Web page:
Ravi Zacharias: Learning To Think Critically
Danielle DuRant with Ravi Zacharias
Danielle DuRant: It’s great to be with you, Ravi, to talk about critical thinking and engaging an audience. Would you begin by defining critical thinking for us?
Ravi Zacharias: Let me put it in the simplest words I can. The word “critical” often comes through as negative; that is, you’re criticizing somebody. Strangely enough, if you use the word “critique,” it comes through more positively because you are critiquing a book or critiquing an essay. I think critical thinking has two components to it. The main component is when you’re analyzing any propositional statement or system of thought, you are engaged with critical thinking whether you like it or not. So the only question is, are you doing it well? Are you doing it in a way that is befitting the subject or are you doing it unjustly? The second aspect of it is the ethical implications of whatever it is you have processed.
So I like to think of critical thinking as an analytical process of evaluating the truth component of the statement or thought you are processing. That has to be done. If you are looking at a worldview, any assertion, or any challenge to your own worldview, you have to evaluate it on the basis of truth, the coherence of what is being claimed, and then the implications of what this means for your personal
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life. So first there is an analytical component to it—the truth component, the synthesizing component. And second, at the end of it there must be an application or an imperative component to it. We must think critically especially in defending our worldview or in challenging a counter perspective. So critical analysis of worldviews is what critical thinking is all about.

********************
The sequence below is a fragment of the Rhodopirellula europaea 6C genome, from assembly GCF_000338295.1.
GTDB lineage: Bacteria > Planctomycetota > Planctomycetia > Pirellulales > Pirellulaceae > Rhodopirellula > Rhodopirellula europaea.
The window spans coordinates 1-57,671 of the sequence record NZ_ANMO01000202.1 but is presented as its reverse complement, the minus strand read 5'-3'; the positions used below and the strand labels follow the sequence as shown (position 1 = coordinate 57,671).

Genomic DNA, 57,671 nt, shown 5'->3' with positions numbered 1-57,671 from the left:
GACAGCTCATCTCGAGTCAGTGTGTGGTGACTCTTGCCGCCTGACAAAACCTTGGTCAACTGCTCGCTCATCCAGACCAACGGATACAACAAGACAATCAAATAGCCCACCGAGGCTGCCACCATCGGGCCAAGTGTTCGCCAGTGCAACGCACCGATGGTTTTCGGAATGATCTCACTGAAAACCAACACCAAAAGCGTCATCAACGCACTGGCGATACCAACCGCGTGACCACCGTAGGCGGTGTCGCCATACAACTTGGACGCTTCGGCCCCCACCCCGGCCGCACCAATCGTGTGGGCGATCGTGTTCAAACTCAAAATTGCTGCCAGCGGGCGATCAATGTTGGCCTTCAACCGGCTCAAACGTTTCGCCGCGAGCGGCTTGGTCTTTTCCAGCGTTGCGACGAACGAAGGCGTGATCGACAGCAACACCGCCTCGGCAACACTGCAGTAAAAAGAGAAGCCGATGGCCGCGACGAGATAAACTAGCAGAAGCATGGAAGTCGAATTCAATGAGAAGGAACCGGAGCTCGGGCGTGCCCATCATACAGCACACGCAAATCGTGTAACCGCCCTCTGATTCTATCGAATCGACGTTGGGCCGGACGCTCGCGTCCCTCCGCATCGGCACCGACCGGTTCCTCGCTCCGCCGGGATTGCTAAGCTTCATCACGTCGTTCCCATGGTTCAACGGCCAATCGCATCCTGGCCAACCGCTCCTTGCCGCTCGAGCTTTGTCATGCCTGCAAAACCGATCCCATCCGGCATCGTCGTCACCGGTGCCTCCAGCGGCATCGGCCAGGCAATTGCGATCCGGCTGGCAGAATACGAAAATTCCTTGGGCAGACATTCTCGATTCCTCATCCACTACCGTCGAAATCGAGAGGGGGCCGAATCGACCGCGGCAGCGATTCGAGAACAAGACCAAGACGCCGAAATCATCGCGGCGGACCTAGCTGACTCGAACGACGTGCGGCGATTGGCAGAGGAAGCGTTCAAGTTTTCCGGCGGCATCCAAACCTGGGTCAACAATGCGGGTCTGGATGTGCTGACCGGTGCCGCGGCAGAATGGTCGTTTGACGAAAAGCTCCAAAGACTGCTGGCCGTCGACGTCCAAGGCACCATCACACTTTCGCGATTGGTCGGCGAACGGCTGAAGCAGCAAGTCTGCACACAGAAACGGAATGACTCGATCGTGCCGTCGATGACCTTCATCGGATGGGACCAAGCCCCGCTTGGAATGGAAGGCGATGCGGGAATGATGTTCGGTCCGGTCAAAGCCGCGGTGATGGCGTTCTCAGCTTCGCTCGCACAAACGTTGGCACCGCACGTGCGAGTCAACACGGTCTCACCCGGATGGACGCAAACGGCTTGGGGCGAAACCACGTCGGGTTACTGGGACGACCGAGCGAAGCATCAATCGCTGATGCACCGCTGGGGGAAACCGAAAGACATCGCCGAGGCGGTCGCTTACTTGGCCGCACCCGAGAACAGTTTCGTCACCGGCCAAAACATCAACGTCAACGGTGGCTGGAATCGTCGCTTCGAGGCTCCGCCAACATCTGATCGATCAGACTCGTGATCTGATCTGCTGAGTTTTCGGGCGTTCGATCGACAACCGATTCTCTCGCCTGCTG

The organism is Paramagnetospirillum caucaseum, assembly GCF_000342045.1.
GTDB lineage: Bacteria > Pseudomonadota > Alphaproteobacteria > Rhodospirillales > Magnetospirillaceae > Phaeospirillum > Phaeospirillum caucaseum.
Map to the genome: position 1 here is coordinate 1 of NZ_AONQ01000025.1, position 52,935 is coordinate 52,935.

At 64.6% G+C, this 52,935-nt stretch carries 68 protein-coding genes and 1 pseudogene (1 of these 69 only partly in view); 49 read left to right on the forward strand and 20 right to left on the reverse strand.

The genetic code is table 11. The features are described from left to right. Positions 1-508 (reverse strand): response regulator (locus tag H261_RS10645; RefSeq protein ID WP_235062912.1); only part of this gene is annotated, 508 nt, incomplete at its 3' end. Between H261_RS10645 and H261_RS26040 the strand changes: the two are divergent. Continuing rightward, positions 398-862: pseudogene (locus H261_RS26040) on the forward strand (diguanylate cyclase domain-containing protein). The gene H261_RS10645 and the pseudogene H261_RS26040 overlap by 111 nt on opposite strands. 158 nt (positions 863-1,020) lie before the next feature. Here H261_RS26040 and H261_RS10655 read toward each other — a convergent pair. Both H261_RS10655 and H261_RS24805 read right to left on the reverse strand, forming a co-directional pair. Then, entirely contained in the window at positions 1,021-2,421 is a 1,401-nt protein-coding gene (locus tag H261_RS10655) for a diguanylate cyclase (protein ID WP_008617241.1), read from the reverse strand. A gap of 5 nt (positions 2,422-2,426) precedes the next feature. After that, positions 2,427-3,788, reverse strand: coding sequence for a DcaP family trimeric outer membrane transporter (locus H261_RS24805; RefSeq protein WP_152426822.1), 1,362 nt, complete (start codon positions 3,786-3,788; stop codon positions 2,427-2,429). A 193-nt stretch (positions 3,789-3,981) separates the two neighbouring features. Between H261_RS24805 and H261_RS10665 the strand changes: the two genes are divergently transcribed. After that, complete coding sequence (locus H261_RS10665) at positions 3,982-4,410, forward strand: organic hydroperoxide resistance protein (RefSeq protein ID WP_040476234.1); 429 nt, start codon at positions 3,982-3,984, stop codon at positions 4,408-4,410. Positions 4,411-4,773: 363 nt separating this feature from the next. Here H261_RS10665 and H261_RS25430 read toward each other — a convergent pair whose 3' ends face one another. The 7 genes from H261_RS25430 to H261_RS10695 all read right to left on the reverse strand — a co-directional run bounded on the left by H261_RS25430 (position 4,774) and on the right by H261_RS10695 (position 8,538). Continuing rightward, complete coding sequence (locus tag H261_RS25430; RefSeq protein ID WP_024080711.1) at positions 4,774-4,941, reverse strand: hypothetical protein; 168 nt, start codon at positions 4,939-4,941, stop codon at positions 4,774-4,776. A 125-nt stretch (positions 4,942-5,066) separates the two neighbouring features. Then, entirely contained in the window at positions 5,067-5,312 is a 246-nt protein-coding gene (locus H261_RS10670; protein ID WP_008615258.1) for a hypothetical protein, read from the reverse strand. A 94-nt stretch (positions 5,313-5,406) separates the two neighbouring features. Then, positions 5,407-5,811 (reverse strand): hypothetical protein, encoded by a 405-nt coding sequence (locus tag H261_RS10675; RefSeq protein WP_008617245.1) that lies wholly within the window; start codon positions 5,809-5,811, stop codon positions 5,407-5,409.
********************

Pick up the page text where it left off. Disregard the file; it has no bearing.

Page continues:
DD: Many vocations involve critical thinking, whether you are a surgeon, a lawyer, a teacher. Why is it so important for the Christian particularly to engage in critical thinking and to develop critical thinking skills?
RZ: The Christian still for some reason is charged illegitimately with being the only one who is exclusive. I have said it many times before: all worldviews claim exclusivity, but somehow it is popular to hit the Christian as the only one that lays claim to this. Yes, we do lay claim to the fact that Jesus is the way, the truth, and the life. There is an exclusive claim made by Jesus in the pages of the Scriptures. But exclusivity is also claimed in the pantheistic worldviews and in all of the monotheistic worldviews. So for the Christian, it should be done gently, it should be done efficiently, effectively, and with respect when you are talking to anybody…
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